Gallipoli is a southern Italian town and comune in the province of Lecce, in Apulia. In 2014, it had a population of 31,862; the town is located on the west coast of the Salentina Peninsula. The town of Gallipoli is divided into the modern and the old city; the new town includes all the newest buildings including a skyscraper. The old town is located on a limestone island, linked to the mainland by a bridge built in the 16th century; the municipality borders with Alezio, Matino and Taviano. It counts the hamlets of Baia Verde, Lido Conchiglie, Lido San Giovanni and Torre del Pizzo. According to a legend, the city was founded in ancient times by Idomeneus of Crete. Pliny the Elder attributes the foundation to the Senones Gauls, while more it was a Messapic settlement. What is known is that Gallipoli was a city of the Greater Greece, ruling over a large territory including today's Porto Cesareo. In 265 BC it sided with Pyrrhus and Taranto against ancient Rome, suffering a defeat which relegated it to a Roman colony.
In the early Middle Ages, it was most sacked by the Vandals and the Goths. Rebuilt by the Byzantines, Gallipoli lived an economically and flourishing period due to its geographical position, it was owned by the Roman Popes, was a centre of fighting against the Greek monastic orders. In the 11th century Gallipoli was conquered by the Normans and, in 1268, it was besieged by Charles I of Anjou, causing numerous inhabitants to flee to the nearby Alezio; the city was repopulated under the feudal rule of the principality of Taranto. In 1484 the Venetians without results. King Ferdinand I of the Two Sicilies started the construction of the port, which in the 18th century became the largest olive oil market in the Mediterranean. After the unification of Italy, Gallipoli was capital of a circondario, together with Lecce and Taranto. Angevine-Aragonese Castle, built in the 13th century by the Byzantines, it was remade under the Angevines and the Aragonese, who added a polygonal wall fortified with round towers.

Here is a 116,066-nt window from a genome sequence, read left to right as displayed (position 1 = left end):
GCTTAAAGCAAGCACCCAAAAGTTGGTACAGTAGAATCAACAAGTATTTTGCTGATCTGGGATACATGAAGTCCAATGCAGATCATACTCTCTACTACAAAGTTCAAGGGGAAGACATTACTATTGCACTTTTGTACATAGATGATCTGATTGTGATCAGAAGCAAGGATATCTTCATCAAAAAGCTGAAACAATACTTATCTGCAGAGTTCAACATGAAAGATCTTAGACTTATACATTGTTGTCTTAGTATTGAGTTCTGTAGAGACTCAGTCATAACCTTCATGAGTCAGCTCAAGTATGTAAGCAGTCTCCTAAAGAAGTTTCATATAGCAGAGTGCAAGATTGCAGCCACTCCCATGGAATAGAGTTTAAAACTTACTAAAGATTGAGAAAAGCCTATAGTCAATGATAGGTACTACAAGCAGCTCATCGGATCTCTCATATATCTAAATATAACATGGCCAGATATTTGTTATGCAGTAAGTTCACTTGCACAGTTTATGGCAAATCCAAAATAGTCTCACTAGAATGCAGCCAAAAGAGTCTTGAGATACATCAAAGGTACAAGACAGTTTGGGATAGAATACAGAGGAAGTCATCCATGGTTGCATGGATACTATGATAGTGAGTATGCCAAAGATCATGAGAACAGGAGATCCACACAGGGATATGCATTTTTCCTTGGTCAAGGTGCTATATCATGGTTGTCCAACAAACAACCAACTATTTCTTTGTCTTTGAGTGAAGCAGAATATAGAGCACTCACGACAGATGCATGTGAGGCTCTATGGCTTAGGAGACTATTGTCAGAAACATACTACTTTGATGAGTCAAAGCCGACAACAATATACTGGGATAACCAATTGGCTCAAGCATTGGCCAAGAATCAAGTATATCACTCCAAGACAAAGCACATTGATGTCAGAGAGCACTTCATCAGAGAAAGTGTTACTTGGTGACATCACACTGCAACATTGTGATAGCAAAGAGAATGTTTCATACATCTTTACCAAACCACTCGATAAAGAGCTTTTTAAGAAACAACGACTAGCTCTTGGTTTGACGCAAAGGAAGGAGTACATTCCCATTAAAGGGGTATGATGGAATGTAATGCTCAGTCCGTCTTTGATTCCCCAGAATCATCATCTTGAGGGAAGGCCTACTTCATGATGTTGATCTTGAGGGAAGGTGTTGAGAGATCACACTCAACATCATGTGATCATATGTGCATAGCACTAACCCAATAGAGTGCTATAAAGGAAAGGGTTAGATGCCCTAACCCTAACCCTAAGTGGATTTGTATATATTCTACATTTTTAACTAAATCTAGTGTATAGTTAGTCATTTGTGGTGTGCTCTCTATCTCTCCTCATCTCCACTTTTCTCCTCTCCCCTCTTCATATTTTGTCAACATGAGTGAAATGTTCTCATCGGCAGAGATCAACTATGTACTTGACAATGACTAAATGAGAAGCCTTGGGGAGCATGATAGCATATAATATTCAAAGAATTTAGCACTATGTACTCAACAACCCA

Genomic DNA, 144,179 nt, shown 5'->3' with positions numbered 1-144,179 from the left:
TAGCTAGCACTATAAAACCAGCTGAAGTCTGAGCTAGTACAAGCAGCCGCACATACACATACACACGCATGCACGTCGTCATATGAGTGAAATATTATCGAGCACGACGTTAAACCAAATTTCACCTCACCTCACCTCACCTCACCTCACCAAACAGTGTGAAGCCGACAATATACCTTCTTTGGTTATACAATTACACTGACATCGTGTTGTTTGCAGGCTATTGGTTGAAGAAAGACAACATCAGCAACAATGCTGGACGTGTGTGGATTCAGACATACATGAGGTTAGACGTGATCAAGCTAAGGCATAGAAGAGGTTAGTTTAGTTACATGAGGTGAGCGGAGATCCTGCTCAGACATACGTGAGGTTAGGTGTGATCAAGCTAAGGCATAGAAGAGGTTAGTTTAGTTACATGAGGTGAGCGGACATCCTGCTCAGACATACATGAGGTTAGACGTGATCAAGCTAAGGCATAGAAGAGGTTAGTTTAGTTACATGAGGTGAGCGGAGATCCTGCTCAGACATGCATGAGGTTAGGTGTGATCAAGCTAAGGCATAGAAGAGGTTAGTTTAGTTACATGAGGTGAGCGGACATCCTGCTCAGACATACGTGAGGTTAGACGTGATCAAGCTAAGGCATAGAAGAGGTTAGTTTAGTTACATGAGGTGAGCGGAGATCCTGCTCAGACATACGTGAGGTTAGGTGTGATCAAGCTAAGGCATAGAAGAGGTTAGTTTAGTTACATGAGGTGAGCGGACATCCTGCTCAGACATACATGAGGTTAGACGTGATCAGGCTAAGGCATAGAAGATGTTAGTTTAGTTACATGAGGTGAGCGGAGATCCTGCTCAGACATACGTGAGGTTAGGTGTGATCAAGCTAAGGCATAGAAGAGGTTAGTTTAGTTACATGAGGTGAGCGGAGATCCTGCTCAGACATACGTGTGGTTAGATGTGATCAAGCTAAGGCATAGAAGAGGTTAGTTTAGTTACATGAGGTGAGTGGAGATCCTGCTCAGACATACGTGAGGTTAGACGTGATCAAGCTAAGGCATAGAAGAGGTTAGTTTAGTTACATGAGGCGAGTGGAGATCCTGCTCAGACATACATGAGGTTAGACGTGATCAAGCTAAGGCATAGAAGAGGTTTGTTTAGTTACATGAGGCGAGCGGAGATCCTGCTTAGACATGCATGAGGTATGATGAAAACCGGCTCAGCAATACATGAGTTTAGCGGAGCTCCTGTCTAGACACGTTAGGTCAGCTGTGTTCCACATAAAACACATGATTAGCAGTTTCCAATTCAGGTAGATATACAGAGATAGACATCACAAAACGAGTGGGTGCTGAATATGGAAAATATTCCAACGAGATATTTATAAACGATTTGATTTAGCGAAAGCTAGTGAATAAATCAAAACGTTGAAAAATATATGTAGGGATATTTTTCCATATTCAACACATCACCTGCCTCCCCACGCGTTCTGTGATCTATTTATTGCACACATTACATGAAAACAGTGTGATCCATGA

The main additions were carried on by Francesco di Giorgio Martini, who worked for King Alfonso II of Naples. In 1522 an eastern bastion, known as Rivellino, was built, defended by waters on three sides. 14th century walls. They had 12 towers or bastions. Baroque cathedral of Sant'Agata, it has a richly decorated façade in carparo, a local limestone, with niches featuring statues of saints. The interior is on the Latin cross plan, with Baroque altars, including a polychrome high altar by Cosimo Fanzago. Church of St. Francis of Paola Church of St. Francis of Assisi, built in the 13th century but renovated several times later, it is home to a stone nativity scene by Stefano da Putignano Church of San Domenico al Rosario, annexed to a former Dominican convent. Church of the Holy Crucifix Church of Santa Maria della Purità; the richly decorated interior houses, at the marble high altar, a canvas by Luca Giordano depicting the Madonna della Purità between st. Joseph and St. Francis of Assisi. Greek Fountain, once believed to date to the 3rd century BC.